• World’s big fleets make commitment to speed EV adoption

    960 640 Stuart O'Brien

    BT Group, E.ON, Schenker AG, Ontario Power Generation and Genesis Energy have committed to large-scale electrification of their fleets by 2030 as part of the EV100 initiative led by The Climate Group.

    Electromobility was a focus of the COP24 climate negotiations in Katowice, Poland, where last week more than 40 countries signed an EV declaration championing EV100 and calling for increased business and government collaboration in accelerating the roll-out of electric transport.

    Companies from Europe, North America and New Zealand have signed up to The Climate Group’s EV100 initiative.

    The signatory businesses say they are delivering certainty and direction for global electric vehicle markets by stepping up through their purchasing decisions and influence over millions of staff and customers.

    And with Brexit presenting uncertainty in the UK, the US Administration questioning subsidies for electric vehicles (EVs), and Germany two years behind its target of one million EVs on the road by 2020, business action is accelerating the pace in driving down transport emissions.

    The new commitments follow an announcement by Volkswagen AG last week that it is moving to producing only electric vehicles by 2026. 14 countries have also made such commitments to date, but with target dates ranging from 2021 to 2050.

    Helen Clarkson, CEO, The Climate Group, said: “Forward-thinking companies are forging ahead on electric vehicles to demonstrate leadership, reduce their emissions, and ready their business operations for a low-carbon economy. Despite uncertain times internationally the economic opportunities are vast, and business is simply getting on with it.

    “These ambitious commitments will help to tackle air pollution in our towns and cities and channel investment into smarter energy infrastructure. Every major company – and government – should be switching to electric transport.”

    Commercial fleets represent an increasing number of vehicles on the road. According to the European Automobile Manufacturers’ Association (ACEA), the first 10 months of 2018 saw a 3.9% increase in the European Union, bringing more than two million new vehicles onto the road.

    BT Group has a fleet of approximately 34,000 vehicles, ranging from cars to heavy goods vehicles, including 25,000 in its Openreach network engineering business. BT aims to convert its vehicles to EVs where this is the best technical and economic solution and pursue other ultra-low emission solutions where electric vehicles are not viable.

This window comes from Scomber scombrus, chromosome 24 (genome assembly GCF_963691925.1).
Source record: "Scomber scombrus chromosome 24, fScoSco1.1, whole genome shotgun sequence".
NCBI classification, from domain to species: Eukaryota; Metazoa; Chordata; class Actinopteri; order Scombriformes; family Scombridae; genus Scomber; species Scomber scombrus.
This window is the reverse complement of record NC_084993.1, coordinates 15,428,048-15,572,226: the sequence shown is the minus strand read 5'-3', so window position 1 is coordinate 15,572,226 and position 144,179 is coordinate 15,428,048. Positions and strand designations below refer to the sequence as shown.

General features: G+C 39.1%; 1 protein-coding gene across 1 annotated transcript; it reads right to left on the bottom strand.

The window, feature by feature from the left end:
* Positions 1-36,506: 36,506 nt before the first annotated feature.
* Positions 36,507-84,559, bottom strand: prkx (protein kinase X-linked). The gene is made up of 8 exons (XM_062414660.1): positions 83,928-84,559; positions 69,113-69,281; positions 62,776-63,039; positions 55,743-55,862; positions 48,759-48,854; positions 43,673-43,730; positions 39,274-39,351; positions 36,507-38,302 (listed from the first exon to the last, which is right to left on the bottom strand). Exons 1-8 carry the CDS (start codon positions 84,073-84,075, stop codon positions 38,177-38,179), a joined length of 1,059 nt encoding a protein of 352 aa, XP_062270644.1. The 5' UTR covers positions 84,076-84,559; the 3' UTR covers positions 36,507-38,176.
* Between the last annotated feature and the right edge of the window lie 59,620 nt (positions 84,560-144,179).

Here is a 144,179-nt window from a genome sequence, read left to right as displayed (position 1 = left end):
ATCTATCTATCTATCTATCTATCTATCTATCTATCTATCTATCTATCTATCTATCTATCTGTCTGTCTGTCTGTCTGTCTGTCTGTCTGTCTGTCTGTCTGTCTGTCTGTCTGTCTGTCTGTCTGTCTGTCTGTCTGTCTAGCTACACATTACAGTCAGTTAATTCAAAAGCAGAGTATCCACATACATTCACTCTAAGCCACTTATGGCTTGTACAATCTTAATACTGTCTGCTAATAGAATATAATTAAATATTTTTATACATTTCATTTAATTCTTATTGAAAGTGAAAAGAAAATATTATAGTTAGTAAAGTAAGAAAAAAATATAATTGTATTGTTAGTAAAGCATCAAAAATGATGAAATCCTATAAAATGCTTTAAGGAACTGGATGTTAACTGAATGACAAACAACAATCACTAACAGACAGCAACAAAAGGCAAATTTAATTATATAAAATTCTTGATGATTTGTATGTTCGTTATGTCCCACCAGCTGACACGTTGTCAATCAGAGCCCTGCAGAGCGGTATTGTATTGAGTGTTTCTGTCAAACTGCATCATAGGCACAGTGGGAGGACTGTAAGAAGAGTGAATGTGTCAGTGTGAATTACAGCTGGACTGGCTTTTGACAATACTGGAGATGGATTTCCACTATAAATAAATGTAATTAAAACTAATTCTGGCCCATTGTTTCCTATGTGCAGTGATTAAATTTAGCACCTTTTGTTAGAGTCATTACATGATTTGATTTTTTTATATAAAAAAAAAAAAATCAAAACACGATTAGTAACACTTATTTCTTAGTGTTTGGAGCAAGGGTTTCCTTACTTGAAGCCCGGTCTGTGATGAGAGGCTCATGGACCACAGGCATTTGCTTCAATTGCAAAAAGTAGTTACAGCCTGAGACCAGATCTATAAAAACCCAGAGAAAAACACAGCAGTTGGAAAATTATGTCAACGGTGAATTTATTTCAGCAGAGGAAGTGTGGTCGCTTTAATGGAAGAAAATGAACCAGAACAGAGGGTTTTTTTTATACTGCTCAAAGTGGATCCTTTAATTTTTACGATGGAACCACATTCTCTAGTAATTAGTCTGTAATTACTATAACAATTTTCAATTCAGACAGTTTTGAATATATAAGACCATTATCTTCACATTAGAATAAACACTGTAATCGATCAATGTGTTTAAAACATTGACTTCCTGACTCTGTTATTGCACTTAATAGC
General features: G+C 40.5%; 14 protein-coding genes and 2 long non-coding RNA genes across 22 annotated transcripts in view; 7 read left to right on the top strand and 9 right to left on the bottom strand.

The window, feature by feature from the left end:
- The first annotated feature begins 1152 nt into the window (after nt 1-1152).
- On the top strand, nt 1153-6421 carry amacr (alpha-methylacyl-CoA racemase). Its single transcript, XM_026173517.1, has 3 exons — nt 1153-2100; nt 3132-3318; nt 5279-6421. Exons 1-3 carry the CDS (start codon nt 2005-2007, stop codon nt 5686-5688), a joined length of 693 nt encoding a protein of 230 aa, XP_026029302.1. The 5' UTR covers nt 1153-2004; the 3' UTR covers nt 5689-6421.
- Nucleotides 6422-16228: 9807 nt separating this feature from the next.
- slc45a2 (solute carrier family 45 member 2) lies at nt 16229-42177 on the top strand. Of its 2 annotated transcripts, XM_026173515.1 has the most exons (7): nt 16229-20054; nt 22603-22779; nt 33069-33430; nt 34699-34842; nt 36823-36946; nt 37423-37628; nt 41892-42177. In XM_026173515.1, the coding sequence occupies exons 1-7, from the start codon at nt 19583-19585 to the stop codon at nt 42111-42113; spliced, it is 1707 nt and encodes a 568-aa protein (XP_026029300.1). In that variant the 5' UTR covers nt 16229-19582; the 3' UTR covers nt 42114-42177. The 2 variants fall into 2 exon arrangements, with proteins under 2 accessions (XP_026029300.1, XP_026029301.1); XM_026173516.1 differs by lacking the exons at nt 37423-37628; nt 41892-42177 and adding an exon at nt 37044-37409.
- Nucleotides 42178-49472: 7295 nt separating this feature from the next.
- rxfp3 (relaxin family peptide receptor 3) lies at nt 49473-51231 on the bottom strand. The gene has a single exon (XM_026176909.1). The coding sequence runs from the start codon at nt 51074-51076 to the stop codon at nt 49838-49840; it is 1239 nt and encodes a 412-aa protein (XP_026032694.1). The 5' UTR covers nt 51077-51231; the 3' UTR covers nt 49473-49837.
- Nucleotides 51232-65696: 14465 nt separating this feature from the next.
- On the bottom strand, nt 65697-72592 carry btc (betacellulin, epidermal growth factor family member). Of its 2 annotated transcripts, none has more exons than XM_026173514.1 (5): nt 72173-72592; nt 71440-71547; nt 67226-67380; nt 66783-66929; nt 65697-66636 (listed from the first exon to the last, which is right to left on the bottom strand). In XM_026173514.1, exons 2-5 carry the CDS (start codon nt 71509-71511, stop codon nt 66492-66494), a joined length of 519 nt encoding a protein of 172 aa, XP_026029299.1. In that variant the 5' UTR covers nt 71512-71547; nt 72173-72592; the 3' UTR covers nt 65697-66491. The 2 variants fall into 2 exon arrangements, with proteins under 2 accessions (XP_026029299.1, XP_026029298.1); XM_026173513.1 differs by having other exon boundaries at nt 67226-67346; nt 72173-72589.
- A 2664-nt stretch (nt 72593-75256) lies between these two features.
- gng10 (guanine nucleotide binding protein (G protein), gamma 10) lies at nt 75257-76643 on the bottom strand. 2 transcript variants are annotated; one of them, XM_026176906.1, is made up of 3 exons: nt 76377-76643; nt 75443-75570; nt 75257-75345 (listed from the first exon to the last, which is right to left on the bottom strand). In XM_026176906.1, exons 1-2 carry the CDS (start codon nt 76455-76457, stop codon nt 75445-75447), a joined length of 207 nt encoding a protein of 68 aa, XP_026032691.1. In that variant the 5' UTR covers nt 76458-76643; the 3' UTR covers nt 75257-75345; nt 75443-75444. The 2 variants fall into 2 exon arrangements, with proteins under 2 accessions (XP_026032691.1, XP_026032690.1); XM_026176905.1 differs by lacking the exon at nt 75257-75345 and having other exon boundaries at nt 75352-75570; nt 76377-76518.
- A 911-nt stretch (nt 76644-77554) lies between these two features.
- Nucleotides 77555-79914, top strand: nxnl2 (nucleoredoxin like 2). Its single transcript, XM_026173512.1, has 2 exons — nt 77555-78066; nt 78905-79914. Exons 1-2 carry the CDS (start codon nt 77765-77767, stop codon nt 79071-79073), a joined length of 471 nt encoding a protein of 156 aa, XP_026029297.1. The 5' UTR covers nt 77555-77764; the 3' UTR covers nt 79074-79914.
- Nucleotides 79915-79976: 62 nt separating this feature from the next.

Working towards the EV100 goal will help BT to achieve its science-based targets, specifically to reduce its direct emissions intensity by 87% by 2030 compared to 2016/17, and to become net-zero by 2045. The company is already committed to source 100% renewable electricity through its membership of RE100.

    Andy Wales, Chief Digital Impact and Sustainability Officer, BT Group said: “At BT, we have committed to net zero carbon emissions by 2045. Joining EV100 is an important step to help achieve that goal. We recognize that we are dependent on the right vehicles and charging infrastructure becoming available at scale and being part of the EV100 movement helps drive that change.”

    E.ON’s EV100 commitment will see the company switch its entire fleet to electric and install charging stations across 100 office sites for staff, guest and customer to use, building on the 400 charge points already introduced. Through its electric mobility brand E.ON Drive, E.ON provides smart charging infrastructure for its customers in more than 10 European countries and builds a Ultra-Fast charging network across Europe from Trondheim to Rome.

    Andreas Pfeiffer, Global Domain Head E-Mobility, E.ON, said: “We are convinced, that electric corporate mobility will accelerate the general breakthrough of E-Mobility. We heavily invest to support our business customer to make this conversion possible in a way that electric vehicles will even become part of the future energy system.”

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    Stuart O'Brien

    All stories by: Stuart O'Brien